At the south end of Canaveral National Seashore, Playalinda Beach is a major destination for beachgoers along the Space Coast. It’s popular because unlike the beaches to its south, it’s both remote and a natural shoreline that stretches on for miles.
It’s also the best place in the region to watch rocket launches at adjacent Kennedy Space Center.
Trailhead: 28.644433, -80.684619
Fees: $10 per vehicle
Restroom: Numerous at beach parking areas
Land Manager: National Park Service
A National Park pass will cover your entrance fee. Otherwise, your receipt is good for one week at any location in either Canaveral National Seashore or Merritt Island National Wildlife Refuge.
Open 6 AM – 6 PM winter months, 6 AM – 8 PM summer months. Leashed pets are welcome on the lagoon side of the park, but not on the beach. Glass containers are also prohibited.
From Interstate 95, it’s an 11 mile drive east to the park entrance. Take exit 220, Garden Street (SR 402) in Titusville. Follow SR 402 east through town and up and over the Max Brewer Bridge to Merritt Island.
Continue past the Merritt Island NWR Visitor Center, to the intersection with SR 3 and the north gate of Kennedy Space Center. Continue straight ahead and you’ll reach the entrance station.
The first beach parking area is another 3.7 miles along the park road. The northernmost point on the park road, Lot #13, is 7.6 miles beyond the entrance station.
Something that first-time visitors are always surprised about are the views on the way to the beach.
Once past the entrance station, the road leads you between vast salt flats and salt ponds, great spots for birding.
There are numerous pulloffs for parking. Looking south over the flats, you also see panoramas of the northernmost launch complexes at Kennedy Space Center, including Pad 39B where the Space Shuttles launched.
The last big pond on the left tends to have a lot of bird life. When it dries out, it crackles in unusual geometric shapes.
Parking Area 1 is the closest access point to Kennedy Space Center. This is where photographers line up before each launch, particularly for those taking off from nearby Pad 39A, now the home of SpaceX.
Signs, a fence across the beach, and security cameras make it clear that visitors should not walk south into KSC.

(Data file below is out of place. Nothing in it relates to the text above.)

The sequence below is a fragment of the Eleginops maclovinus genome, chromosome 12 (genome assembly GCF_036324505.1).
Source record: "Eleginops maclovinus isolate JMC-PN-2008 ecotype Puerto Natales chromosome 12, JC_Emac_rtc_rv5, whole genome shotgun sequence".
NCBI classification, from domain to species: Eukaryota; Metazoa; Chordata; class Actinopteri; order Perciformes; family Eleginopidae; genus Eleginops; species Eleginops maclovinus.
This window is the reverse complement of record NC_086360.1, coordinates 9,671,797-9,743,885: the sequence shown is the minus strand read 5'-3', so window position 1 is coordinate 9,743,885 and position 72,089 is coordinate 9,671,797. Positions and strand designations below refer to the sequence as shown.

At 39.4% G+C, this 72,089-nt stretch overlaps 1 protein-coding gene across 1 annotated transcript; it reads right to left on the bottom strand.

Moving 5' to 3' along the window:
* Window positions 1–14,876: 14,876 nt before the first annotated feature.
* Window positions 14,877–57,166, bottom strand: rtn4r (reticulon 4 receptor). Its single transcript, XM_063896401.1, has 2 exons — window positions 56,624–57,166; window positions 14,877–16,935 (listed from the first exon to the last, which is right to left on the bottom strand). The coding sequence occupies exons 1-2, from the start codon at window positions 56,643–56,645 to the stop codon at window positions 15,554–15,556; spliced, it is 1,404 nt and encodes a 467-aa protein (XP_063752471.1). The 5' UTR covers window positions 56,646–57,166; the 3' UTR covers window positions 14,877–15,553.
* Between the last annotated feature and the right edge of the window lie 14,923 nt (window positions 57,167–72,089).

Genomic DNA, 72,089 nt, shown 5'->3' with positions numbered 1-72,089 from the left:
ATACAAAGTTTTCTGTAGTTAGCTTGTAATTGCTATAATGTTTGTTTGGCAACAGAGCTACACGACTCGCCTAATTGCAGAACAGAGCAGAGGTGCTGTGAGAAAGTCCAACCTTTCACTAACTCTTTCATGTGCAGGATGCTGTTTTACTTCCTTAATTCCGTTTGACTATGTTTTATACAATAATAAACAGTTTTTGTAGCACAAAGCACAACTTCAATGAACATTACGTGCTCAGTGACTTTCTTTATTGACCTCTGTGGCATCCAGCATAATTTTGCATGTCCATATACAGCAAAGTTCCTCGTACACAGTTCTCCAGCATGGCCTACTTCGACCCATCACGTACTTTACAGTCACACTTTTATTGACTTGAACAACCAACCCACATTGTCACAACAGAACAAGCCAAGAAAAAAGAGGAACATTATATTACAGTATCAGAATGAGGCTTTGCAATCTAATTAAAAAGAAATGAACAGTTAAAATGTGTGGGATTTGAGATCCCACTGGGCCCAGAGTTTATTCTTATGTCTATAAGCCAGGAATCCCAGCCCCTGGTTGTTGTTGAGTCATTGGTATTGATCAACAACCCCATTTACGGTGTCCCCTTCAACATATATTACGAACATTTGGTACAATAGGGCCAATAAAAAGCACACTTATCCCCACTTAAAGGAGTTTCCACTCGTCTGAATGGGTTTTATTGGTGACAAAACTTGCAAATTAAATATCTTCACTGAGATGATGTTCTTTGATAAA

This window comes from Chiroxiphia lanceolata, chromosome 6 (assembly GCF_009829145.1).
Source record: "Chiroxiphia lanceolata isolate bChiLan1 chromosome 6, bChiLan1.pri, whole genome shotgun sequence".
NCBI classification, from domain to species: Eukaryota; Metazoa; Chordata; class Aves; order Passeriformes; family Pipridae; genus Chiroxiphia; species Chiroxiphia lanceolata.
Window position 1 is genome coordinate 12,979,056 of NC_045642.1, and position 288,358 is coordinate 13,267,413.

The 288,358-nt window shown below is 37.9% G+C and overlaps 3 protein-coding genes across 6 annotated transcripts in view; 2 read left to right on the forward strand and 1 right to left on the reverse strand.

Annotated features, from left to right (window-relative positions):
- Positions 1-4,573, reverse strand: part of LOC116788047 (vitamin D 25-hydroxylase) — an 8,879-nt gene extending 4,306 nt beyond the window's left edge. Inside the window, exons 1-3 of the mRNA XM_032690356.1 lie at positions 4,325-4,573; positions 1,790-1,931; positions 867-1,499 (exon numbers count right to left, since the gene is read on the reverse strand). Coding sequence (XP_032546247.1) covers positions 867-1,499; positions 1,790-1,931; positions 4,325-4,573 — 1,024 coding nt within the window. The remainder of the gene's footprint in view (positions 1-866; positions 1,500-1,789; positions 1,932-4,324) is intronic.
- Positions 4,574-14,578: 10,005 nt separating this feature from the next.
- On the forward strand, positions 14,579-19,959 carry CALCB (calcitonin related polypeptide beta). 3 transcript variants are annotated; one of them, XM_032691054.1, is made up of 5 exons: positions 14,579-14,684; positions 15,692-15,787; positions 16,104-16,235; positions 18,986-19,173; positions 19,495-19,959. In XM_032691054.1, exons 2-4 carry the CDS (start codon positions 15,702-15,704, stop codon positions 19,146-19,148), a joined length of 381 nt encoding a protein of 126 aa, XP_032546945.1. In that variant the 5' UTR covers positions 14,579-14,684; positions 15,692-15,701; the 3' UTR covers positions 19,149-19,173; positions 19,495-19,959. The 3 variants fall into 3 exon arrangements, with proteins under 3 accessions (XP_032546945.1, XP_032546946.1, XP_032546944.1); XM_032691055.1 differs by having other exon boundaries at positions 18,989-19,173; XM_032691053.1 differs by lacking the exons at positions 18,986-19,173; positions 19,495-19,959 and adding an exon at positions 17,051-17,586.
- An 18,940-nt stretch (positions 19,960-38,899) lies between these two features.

On the inland side, Eddy Creek is a must-see. It has a boat launch and a short pier / observation deck.
Manatees are frequently spotted here in the shallows, and it’s simply a beauty spot. Bring your own kayak to paddle in Mosquito Lagoon and launch here.
Parking Area 13, the northernmost beach access point, is where you get to the Klondike Beach Trail, the wilderness walk that stretches from Titusville to New Smyrna Beach. It’s also where you are likely to see nudists.
Despite what you may have heard and read, there is no official nude beach at Playalinda. However, what you’ll see is another matter.
As we walked over the crossover to the beach, a man stepped out of his shorts right in front of us. Instead of being “a little north” of the crossover, people sunbathed au natural both south and north of the crossover.
As we left, we saw signs plastered in the front window of a Jeep telling people that “this is a nude beach” and if “you’re offended, you should leave now.” In reality, there’s no enforcement.
Hiking & Biking
Although you can walk up to an 8-mile round-trip on Playalinda Beach between the southern and northern parking areas in this National Park, most people are here to enjoy the beach, or the birding.
If you bring a bicycle, you can ride the length of Playalinda Beach Road. Eventually Playalinda is supposed to be the terminus of the statewide Coast-to-Coast Connector (C2C) for cyclists.
If you are interested in hiking the Klondike Beach Trail – Florida’s longest backcountry beach walk, 13 miles linear -you must obtain a backcountry permit in advance and haul in all the water you need with you.
It’s an extremely strenuous hike due to the slope of the beach and soft sand. The trail follows an old road in other spots.
Due to seasonal nesting and other factors, the trail is not always open. Call Canaveral National Seashore in advance at 321-267-1110 for current details, status, and to get a permit.
If you’re just looking for a short day hike on it, ask at the entrance station for a day permit, which you must obtain before 2 PM.
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